Of course she would be wanting to see her brother; her parents were dead, and she was still hanging onto the hope that her only sibling was still alive. Unfortunately for her (and, consequently, himself), Fergus had left to scout the Korcari Wilds before Vera had arrived. His patrol group had not yet returned, and most assumed them to be dead. The Wilds were teeming with darkspawn, after all. And Alistair, not wanting to be the bearer of bad news, had to think of a mindful response.
He met her eyes guardedly. "His scouting party is due to return soon." The claim wasn't entirely a lie, but he couldn't help feeling guilty once the words left his lips. She'd probably been hearing the same thing from Duncan daily.
"Oh. Okay." She tucked a lock of hair behind her ear, revealing a thin scar that stretched from temple to jaw. Briefly Alistair wondered where it came from. Then, without breathing a word of goodbye, she turned and vanished into the crowd.
"Is that the other recruit?" Daveth inquired, his eyes resting on Vera's retreating hindquarters.
Alistair glared at the rogue. "Yes, and from what I'm told, she single-handedly took out an entire host of Arl Howe's men."
It was a slight exaggeration, but at least Daveth was looking at him again. Alistair was afraid that this would happen. The army was full of men like this; vulgar, catcalling men that would not see Vera as a warrior to respect, but as a woman to ridicule. If Daveth was to become Grey Warden, Alistair would have to set him straight. As for the other soldiers—well, Vera sounded like a woman that could take care of herself.
And while that may have been true, Alistair still made a point of checking up on her more often. He said hello every morning and asked if she would like to join him and the others in the training yard. She declined each time, somewhat to his relief, but always offered a smile. Alistair doubted that even Duncan could have done much better, and progress was progress, however slight.
He thought that he was doing rather well, considering his history with communication, but that notion was quickly shattered when Duncan pointed out that he hadn't actually tried having a conversation with her.
"Even if I do, she'll just brush me off," Alistair argued.
"Give it a chance. She's getting better. Or have you not been paying attention, as you should be?"
Alistair huffed and left the Warden-Commander alone at his post. The camp was silent, other than the crackling of campfires and random bouts of laughter coming from the mess tent. As he walked, he pondered Duncan's words. The man was right, and Alistair knew it. Duncan wasn't pushing him to chat with her simply for the sake of it. He wanted them to start building a friendship, something all Wardens had to share if they hoped to work together in camaraderie.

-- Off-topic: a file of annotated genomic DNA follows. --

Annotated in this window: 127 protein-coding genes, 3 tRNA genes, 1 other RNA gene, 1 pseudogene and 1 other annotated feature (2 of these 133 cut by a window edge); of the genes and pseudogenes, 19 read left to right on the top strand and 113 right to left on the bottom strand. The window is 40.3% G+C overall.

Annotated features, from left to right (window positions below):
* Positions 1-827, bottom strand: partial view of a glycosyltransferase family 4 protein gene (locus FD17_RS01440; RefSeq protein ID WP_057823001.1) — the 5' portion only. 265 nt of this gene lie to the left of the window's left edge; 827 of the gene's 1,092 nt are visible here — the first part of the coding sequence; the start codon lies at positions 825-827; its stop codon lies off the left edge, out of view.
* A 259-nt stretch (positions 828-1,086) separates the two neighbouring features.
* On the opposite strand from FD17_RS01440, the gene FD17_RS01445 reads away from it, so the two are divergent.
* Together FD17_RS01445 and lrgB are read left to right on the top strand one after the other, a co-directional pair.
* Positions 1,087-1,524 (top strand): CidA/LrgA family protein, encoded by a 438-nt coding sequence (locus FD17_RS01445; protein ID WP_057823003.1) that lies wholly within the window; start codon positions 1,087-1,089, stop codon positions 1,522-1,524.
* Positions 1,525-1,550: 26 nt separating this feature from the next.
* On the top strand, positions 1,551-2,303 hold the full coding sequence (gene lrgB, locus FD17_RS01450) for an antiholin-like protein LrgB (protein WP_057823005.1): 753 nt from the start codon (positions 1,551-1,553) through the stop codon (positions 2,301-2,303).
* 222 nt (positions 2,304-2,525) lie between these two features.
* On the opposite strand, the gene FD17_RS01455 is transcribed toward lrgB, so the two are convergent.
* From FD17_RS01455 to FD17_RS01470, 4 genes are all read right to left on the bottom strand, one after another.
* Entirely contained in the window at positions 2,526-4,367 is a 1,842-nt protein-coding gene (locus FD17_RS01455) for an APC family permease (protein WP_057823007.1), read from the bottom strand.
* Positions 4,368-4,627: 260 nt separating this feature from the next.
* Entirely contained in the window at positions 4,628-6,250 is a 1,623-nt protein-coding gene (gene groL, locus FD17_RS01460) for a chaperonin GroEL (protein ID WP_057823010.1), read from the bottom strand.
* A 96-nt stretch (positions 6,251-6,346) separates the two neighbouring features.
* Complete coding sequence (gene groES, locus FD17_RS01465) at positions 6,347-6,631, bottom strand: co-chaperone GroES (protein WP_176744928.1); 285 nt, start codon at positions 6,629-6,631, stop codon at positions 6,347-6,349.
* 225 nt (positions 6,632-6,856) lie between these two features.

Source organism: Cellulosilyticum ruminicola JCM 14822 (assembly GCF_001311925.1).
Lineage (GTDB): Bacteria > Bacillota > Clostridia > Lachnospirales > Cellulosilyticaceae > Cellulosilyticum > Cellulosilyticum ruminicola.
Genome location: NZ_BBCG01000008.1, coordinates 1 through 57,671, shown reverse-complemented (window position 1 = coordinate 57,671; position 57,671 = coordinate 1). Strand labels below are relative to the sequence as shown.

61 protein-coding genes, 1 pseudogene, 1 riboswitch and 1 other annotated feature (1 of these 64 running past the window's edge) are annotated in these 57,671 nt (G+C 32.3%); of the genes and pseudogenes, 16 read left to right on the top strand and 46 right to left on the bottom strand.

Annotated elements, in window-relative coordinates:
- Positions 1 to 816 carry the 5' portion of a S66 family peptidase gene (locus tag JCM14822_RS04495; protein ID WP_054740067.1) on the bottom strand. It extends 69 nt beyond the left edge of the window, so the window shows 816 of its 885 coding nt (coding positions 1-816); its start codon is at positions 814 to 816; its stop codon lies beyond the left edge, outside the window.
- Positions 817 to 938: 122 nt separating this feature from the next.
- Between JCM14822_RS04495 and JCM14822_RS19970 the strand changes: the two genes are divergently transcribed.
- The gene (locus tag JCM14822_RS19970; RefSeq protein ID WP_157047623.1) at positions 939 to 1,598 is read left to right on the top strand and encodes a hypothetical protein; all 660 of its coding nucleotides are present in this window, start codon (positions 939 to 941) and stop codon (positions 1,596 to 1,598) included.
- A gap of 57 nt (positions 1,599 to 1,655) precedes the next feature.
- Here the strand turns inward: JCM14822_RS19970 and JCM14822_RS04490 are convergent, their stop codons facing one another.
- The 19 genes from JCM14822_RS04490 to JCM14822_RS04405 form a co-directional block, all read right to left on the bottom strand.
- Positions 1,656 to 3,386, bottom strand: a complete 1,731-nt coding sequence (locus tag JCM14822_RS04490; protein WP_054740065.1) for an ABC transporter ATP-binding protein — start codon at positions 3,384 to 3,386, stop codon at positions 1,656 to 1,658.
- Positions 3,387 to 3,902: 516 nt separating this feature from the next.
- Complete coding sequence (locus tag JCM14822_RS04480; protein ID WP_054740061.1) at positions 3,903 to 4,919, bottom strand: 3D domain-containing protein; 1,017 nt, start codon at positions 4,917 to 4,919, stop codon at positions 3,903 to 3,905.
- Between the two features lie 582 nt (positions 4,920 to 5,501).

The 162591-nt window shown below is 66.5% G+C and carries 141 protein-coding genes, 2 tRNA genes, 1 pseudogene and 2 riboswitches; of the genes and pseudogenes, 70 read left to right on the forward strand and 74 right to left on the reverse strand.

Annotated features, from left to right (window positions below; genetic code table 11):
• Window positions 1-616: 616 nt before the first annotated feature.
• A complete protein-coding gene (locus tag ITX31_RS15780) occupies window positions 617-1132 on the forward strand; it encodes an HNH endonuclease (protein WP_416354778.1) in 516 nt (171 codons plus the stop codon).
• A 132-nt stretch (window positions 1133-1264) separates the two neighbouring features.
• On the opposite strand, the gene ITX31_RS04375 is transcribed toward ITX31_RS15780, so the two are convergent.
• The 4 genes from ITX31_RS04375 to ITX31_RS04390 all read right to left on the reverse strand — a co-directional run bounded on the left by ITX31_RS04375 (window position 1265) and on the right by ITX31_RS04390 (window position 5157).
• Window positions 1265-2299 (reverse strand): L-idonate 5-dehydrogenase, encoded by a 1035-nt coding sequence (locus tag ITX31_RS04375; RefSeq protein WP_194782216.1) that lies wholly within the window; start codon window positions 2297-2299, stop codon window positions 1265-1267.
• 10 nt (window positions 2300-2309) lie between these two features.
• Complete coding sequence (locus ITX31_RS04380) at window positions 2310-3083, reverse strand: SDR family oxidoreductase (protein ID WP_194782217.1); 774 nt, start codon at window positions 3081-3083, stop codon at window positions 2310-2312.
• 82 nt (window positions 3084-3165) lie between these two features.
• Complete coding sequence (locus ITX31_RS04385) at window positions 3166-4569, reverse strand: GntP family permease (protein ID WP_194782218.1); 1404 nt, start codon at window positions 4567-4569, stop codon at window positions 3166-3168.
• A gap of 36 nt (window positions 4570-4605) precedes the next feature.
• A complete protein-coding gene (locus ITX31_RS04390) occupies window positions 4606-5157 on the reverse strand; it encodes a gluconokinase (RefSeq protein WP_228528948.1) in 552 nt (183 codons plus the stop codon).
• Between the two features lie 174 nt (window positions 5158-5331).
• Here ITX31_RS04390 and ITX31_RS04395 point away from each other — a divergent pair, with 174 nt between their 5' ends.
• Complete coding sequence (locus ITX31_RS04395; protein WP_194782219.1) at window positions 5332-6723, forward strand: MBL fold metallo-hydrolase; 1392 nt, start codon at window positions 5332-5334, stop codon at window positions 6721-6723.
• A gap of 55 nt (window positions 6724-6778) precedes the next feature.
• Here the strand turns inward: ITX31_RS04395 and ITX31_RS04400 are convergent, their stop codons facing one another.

Alistair paused outside Daveth and Jory's shared tent and poked his head inside. "Everything alright in here?"
Jory was fast asleep, snoring loudly on his cot. Daveth looked up from the blade he was whetting and nodded.
"Good," said Alistair. "When Jory wakes, tell him he's on latrine duty tomorrow, Duncan's orders."
Daveth grinned. "Oh, sure. He'll be thrilled."
Suppressing a laugh, Alistair took his leave and continued his rounds, checking up on the other Wardens and stopping to chat with several. With the darkspawn horde suppressed for now, everyone was in higher spirits than usual. With any luck, their army could stop the Blight before it even began.
Alistair soon found himself outside of Vera's tent. He sighed heavily and almost entered without warning, but stopped short.
You idiot, he mentally corrected himself. She's a lady.
He rapped sharply on one of the metal poles holding her tent up. At first, he heard nothing, but then a soft voice sounded from the thin opening.
Alistair pushed the tent flap aside. Vera sat sideways on her cot. She wore an overlarge tunic that fell to her knees, doubtlessly meant for a man. She didn't look at him, but invited him inside with a wave of her hand.
"I just wanted to check in," Alistair began awkwardly, still standing in the doorway. Sitting beside her would make him feel invasive, and he fancied himself a gentleman. "Er—how are you?"
She stared at her feet. "Are you here on Duncan's bidding?"
"No," said Alistair, too quickly. "I—uh—"
"It's alright," she said, her cheeks lifting in a smile. "I know I haven't been the...friendliest, of people, lately."
Alistair watched her carefully. A tallow candle burned on the small wooden crate that served as a bedside table, washing her skin with yellow light. Shadows dripped down her cheekbones, accentuating the dusting of freckles across her nose.
"It's not without reason," he said lamely.
"I suppose." She shifted her position, looking up at him for the first time. Her eyes were puffy and red-rimmed.
"Look..." Alistair ran a hand through his hair. He was unsure of what to say, so he decided to leave her with the same words Duncan had once spoken to him. "I'm not going to ask you to stop grieving; I can't even pretend to understand what you're feeling. But...if you're to be a Grey Warden, Vera, you have to be all here," he tapped his temple, "And all here." He placed a fist over his heart. Somehow the words sounded less eloquent coming from his mouth. "Just think on it."
She pressed her lips together, allowing the words to sink in. Her eyes were focused on something in her hands. She turned over the object in her fingers, and Alistair observed it to be an engraved silver necklace.
He decided that it was time to take his leave. "Well...good night," he fumbled. "You're welcome to join us in the training yard tomorrow, if you see fit."
Just as he lifted the flap of her tent, Vera stopped him. "Wait." He turned to look at her. "What you said about my brother—was that the truth?"
Alistair hesitated, not wanting to upset her further. "That's what I was told. I don't know anything beyond that."
She seemed satisfied with his answer. "Alright. Thank you, Alistair. It was Alistair, right?"
"That's me," he replied, smiling. "Try and get some sleep."
"I know you're the one who told the servants to bring me food," she continued, though his foot was already out the door.
"What—how?" He thought he told the elves to keep quiet.
She smiled and snuffed the candle. "Oh, It was just a guess."